I was no longer going to stand in the way of doing what these two people were intent to do. But I at least wanted to address the wife to be sure that she did not harbor any fear that the incident would be repeated. I leaned forward and told her that when she called 911, she did the right thing. I told her that she should not listen to anyone who would tell her otherwise, and that if another incident occurred, she should call 911 again. I was a bit heartened when not only the wife, but even the husband nodded in agreement.


In early November I presided over my first juvenile court proceeding, juvenile detentions. Young people who have been arrested are brought before the court so that a decision can be made whether they will be released to their parent or guardian, kept in detention or a shelter, or placed in a county home school.

I experienced highs and lows that first week. A young man of Somali descent was brought in after he pulled out a knife, and threatened to use it, at a family confrontation. He lived with his grandmother who spoke only Somali. A cousin spoke on behalf of the family. The cousin explained that the family wanted the young man back--without the electronic bracelet being recommended for home detention.

Though the bracelet was small and fit under a pant leg, the family regarded it as a sign of slavery. The family preferred that the young man stay in detention rather than receive electronic home monitoring.

Then, the grandmother spoke through an interpreter. She wore traditional dress. She was aged, but she had a regal bearing. She said that she was raising the boy because his parents were dead. She had raised several children. This one, she told me, was the best. He was smart. He was a good student. He had won a scholarship. He had a 3.9 grade average out of 4.0 in his school. She was proud of him. She wanted him back home. She had no good explanation for what happened, only that she was certain it would not happen again. She was eloquent, and could not be stopped!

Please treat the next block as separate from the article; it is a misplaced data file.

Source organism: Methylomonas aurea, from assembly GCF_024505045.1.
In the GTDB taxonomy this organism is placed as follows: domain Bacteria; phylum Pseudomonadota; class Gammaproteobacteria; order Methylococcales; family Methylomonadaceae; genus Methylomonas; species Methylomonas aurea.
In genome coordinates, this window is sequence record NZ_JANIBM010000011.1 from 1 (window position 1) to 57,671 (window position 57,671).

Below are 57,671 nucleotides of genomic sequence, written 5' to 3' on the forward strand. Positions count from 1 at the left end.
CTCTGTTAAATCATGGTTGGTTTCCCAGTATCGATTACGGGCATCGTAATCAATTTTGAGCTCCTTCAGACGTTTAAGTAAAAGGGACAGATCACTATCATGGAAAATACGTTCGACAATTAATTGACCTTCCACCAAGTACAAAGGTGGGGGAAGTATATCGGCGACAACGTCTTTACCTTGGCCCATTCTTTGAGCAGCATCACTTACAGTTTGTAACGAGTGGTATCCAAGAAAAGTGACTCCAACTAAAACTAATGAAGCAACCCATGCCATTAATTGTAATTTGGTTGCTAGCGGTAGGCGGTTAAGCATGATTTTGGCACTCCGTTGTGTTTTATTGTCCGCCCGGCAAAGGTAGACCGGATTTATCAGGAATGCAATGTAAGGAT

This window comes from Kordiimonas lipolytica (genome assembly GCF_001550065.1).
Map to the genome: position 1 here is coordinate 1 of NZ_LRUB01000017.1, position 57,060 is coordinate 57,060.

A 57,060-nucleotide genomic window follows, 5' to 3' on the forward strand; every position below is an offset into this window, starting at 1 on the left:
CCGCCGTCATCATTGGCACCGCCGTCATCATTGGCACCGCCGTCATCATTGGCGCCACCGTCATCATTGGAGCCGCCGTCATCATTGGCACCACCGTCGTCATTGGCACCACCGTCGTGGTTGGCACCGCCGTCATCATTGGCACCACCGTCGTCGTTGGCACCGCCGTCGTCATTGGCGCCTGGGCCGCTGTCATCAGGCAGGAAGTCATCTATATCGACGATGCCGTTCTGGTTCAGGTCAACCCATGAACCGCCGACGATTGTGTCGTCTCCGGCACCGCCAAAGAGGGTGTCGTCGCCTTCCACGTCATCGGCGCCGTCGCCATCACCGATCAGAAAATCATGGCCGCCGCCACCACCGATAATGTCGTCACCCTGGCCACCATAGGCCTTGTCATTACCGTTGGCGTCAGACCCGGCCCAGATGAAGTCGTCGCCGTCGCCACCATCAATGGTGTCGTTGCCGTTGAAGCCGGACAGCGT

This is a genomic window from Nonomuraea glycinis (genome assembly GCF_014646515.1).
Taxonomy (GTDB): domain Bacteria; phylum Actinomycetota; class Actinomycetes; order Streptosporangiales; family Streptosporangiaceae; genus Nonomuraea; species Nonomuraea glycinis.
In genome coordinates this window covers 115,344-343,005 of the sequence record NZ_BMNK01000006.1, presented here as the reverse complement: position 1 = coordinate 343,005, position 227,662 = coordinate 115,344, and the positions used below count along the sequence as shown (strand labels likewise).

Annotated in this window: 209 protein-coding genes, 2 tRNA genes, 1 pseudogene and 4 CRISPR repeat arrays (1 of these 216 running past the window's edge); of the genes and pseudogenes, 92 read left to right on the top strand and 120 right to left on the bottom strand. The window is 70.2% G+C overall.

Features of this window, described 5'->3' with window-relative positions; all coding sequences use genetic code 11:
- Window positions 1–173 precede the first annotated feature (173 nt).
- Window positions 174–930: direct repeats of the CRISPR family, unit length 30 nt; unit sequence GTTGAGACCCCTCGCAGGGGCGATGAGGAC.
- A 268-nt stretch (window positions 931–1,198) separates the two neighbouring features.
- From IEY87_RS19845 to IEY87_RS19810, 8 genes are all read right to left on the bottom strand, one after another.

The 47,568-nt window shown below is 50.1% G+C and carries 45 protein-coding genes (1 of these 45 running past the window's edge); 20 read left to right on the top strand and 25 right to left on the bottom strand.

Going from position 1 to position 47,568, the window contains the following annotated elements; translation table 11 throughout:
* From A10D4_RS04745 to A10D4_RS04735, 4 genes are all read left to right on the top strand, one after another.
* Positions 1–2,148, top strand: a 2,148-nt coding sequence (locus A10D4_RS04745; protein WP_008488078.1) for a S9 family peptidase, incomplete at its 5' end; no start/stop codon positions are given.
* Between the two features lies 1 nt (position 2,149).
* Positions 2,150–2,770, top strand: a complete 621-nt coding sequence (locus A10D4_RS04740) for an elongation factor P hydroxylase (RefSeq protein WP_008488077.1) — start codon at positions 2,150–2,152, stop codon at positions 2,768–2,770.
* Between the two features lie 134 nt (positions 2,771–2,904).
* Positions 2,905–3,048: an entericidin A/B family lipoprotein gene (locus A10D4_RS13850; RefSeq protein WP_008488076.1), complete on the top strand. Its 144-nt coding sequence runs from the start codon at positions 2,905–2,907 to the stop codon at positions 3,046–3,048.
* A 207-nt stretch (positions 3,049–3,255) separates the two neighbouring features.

I finally held up my hand to indicate to her that I had heard enough. I addressed the young man, telling him that I was releasing him to his grandmother's custody. The young man rose before he spoke to me. His manner and speech were as modern and Minnesotan as his grandmother's was old country. He assured me that I would not be sorry with my decision. I was certain that he was correct. After the proceeding, what seemed like the entire extended family filed out of the tiny courtroom. I couldn't help but smile. The young man was in good hands.

I was not smiling after the next appearance. An 11-year-old boy was accused of raping his 3-year-old brother. The boy clearly was not going home. Crying, the mother addressed me, asking if the boy would be released in time to visit his father out of state for Christmas. I thought she might simply be in shock, or her idea of what was most important at that moment showed the level of dysfunction in the family.

I saw repeatedly that parents were the key factor in juvenile proceedings, and that cases knew no boundaries of race, religion, ethnicity, or economic status.

When parents showed love and concern, I usually had a good feeling that the child would not see the inside of a courtroom again. But other parents seemed in denial that their child had a problem, or seemed not to care.

Next issue: when the police keep coming to your door, a first-degree murder case, and the humor of the courtroom.